Editors’ Brief – Fall 2015
When to Say Yes, and When to Look the Other Way
How the instinct that says that one cannot just do nothing before horror must be balanced against the quiet prudence of incrementalism; even minimalism. Less can often be more.
Michael Cotey Morgan perhaps said it best in GB’s inaugural issue in 2009 when he wrote that one of the great paradoxes of international affairs is the notion that a small war can sometimes issue in a larger, better peace, while a bad peace can issue in terrible war and bloodshed. And yet, surely, the better human instinct is to peace. All that about the path to hell and good intentions (and good people)…
As the grand champion of modern international criminal justice Benjamin Ferencz tells us in this issue, the Holocaust in WW2 could not have been stopped with the mechanisms and instruments of international affairs available at the time. It could only have been stopped through even greater bloodshed – which is what indeed ensued (and not for the purpose of stopping the Holocaust, of course). Have our instruments become more efficient today?
Even if there is greater efficacy in these instruments (far from apparent at this time of writing), can different countries and parties see them as serving a common cause? Note that, while leading Western universities have by now graduated hundreds of PhDs specializing in the Responsibility to Protect doctrine, the universities of the former Soviet space have probably not graduated a single one in this field. The Western graduates anchor their moral and strategic imagination in 1994 – year of the Rwandan genocide (why did we not do anything?). For the Russian (and Ukrainian alike), 1994 is – wait for it – Chechnya. Rwanda does not make the top five.
To do or not to do – that is the question. And what to do, of course. Michael Byers of the University of British Columbia tops this issue in the One Pager position, arguing that, Russo-Western tensions notwithstanding, Arctic cooperation remains – for now – the dominant game for all Arctic states. In the lead Feature, John Kay of the Financial Times and Jesus College, Oxford, explains why our financial and fiscal crises are increasingly inevitable, and makes the case for deep simplification of the world’s financial sector. GB Editor-in-Chief Irvin Studin re-examines the still very relevant protective mission of Israel – now almost 70 years old – in respect of the Jews, and shows how sustaining this mission will become ever more difficult as the Jewish state continues to tick over beyond the 60-year shelf-life of most modern states. Douglas Sanderson of the University of Toronto’s Faculty of Law is back to reprise the theme of Aboriginal grand strategy – this time in the fraught aftermath of the recent summary report of Canada’s Truth and Reconciliation Commission. The University of Ottawa’s Peter Jones assesses the future of Track Two diplomacy in the wake of the recent Iran nuclear deal. And Fady Fadel of the American Business School of Paris and Cynthia Eid of the Université de Montréal study the state of Lebanon and ask whether that fragile country can continue to be largely exempt from the civil war in neighbouring Syria, and indeed the bloodshed in many parts of that region. (We are in the Lebanese Cabinet Room to observe Beirut’s rubbish crisis.)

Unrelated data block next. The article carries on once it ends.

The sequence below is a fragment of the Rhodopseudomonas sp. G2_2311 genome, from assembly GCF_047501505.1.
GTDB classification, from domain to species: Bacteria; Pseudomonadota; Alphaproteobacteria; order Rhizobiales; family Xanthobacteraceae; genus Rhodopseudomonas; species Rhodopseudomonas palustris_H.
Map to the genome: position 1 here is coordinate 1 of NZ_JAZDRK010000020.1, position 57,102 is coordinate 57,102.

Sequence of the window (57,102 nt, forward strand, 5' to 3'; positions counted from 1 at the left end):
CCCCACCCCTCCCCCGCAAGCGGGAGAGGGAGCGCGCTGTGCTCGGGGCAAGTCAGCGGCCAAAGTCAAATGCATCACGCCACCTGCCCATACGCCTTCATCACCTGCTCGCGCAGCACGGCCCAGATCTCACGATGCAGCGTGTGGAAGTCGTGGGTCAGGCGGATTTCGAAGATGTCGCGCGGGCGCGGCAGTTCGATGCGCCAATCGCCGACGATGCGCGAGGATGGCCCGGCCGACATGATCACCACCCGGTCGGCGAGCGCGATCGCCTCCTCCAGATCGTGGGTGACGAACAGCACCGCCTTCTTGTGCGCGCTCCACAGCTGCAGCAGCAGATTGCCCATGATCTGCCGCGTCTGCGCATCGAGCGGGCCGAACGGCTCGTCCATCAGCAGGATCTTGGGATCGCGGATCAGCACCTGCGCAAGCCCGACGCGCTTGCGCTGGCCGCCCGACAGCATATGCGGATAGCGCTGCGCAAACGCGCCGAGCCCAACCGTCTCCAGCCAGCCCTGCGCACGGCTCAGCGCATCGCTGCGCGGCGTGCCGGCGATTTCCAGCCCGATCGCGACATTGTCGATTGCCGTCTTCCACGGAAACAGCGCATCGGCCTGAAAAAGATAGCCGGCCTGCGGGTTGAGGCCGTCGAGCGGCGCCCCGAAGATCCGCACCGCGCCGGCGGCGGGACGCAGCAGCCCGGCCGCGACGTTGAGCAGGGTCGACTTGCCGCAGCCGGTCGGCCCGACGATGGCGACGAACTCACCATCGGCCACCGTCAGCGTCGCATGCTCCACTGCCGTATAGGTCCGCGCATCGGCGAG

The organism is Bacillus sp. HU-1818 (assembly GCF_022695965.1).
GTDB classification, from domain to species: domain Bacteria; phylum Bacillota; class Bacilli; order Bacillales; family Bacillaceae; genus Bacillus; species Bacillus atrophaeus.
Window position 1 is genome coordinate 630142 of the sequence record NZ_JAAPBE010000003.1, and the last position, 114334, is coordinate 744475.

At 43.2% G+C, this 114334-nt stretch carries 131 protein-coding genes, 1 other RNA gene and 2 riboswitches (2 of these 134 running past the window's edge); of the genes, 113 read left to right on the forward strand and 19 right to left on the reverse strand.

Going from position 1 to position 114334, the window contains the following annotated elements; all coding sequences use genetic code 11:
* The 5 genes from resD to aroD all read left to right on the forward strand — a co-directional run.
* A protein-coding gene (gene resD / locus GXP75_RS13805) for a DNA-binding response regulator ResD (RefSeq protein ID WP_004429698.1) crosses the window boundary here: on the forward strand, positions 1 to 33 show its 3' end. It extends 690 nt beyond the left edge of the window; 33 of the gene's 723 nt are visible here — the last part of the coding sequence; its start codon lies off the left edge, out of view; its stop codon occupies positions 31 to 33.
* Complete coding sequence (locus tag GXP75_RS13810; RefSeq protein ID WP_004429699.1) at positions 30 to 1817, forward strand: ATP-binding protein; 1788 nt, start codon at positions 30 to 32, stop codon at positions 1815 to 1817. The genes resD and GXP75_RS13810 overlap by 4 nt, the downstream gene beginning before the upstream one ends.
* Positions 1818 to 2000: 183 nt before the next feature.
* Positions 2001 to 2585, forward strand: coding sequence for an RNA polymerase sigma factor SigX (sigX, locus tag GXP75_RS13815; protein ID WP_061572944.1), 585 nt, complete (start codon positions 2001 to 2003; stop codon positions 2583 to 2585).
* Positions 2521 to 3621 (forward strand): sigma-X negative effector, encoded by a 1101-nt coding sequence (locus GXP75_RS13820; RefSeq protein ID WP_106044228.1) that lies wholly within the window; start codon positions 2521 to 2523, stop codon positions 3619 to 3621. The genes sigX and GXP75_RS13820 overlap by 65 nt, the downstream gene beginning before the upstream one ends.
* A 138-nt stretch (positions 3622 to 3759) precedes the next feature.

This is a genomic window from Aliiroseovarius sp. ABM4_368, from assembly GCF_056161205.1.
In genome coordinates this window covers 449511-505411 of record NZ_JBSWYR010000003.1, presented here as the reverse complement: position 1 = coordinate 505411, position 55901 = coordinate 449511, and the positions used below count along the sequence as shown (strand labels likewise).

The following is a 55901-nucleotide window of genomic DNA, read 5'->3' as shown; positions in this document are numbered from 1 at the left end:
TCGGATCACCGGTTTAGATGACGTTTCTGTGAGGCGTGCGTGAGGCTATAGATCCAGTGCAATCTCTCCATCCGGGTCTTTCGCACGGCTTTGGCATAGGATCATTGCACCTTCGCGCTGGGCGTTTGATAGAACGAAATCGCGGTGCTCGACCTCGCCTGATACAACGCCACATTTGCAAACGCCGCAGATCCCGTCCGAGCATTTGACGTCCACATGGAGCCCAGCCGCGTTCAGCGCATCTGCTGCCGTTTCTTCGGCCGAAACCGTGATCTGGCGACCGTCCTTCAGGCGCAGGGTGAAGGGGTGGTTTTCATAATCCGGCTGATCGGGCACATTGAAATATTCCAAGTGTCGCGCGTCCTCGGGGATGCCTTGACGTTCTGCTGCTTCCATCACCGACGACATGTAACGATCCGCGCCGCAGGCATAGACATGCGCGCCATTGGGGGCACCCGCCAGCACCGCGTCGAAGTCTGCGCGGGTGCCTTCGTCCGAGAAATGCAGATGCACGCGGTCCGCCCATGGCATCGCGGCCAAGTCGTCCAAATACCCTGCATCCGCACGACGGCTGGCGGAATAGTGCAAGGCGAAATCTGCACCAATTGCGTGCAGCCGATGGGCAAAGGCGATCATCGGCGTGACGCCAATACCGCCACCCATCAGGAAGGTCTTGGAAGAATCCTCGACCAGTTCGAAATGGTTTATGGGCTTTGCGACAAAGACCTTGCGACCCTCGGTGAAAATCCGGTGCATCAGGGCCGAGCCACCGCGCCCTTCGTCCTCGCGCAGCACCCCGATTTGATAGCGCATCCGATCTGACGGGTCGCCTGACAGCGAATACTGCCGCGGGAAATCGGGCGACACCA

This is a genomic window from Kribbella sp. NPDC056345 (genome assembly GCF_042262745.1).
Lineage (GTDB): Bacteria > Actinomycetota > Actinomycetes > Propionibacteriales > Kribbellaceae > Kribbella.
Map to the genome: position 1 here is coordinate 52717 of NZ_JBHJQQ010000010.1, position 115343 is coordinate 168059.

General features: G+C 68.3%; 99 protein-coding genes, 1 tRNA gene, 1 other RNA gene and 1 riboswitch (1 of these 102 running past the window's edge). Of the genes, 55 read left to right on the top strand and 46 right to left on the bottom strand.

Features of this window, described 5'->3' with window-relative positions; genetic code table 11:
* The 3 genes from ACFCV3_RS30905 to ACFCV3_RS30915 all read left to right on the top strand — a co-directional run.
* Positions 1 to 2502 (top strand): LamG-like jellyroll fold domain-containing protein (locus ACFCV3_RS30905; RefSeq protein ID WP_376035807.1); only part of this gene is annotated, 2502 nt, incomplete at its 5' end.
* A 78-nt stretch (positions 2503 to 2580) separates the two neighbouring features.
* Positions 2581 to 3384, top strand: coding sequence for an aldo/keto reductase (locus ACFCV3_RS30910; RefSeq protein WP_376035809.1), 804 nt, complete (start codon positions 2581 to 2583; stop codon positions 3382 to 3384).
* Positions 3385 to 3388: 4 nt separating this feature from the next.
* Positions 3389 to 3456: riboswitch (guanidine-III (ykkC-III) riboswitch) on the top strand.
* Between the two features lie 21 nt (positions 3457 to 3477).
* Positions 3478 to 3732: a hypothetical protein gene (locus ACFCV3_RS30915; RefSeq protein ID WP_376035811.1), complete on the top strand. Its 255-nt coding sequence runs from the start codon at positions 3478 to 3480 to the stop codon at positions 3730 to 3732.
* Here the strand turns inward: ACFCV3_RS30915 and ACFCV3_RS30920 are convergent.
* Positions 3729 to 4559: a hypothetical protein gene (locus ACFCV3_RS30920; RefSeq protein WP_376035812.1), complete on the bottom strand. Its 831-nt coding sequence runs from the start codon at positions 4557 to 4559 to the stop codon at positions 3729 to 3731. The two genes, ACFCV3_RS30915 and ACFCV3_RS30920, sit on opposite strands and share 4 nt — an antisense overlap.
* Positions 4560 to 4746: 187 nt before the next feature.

In Tête à Tête, GB discusses the Einsatzgruppen trial of WW2 and the crime of aggression with the aforementioned Benjamin Ferencz. GB also picks the strategic brain of India’s top geokrat C. Raja Mohan of the Indian Express paper and New Delhi’s Observer Research Foundation.
In Query, the LSE’s Christopher Coker explains why the instrument of war remains a central part of international life in this early new century. Frédéric Charillon of the French Institut de Recherches Stratégiques de l’École militaire depicts the strategic path forward for Paris, London and Berlin – Europe’s leading middle-power capitals.
In Nez à Nez, the aforementioned Michael Cotey Morgan is back with us, facing off against Wolfgang Krieger of the University of Marburg on the extent of the West’s obligations to Syria’s war refugees.
In The Definition, GB examines the likely impact of the new Sustainable Development Goals on Africa (in particular). Osgoode Hall Law School’s Obiora Okafor, former IMF Africa hand François Boutin-Dufresne, and Cheikh Anta Diop University’s Abdoul Aziz Mbaye enlighten us. In Strategic Futures, GB Managing Editor Sam Sasan Shoamanesh, former US Arms Control and Disarmament Agency chief Thomas Graham Jr., and also Ephraim Kam of Tel-Aviv’s Institute for National Security Studies look at the future of the Middle East in the wake of the Iranian nuclear deal.
In Situ reports come to us from TEC de Monterrey-Queretaro’s Luis Escobedo in Lima, Peru, as well as from former Socialist Party of Catalonia policy adviser David Lizoain in Madrid, Spain. George Elliott Clarke, Toronto’s poet laureate, continues to hold the pen in Epigram. He closes out our Fall 2015 book.
Enjoy your Brief.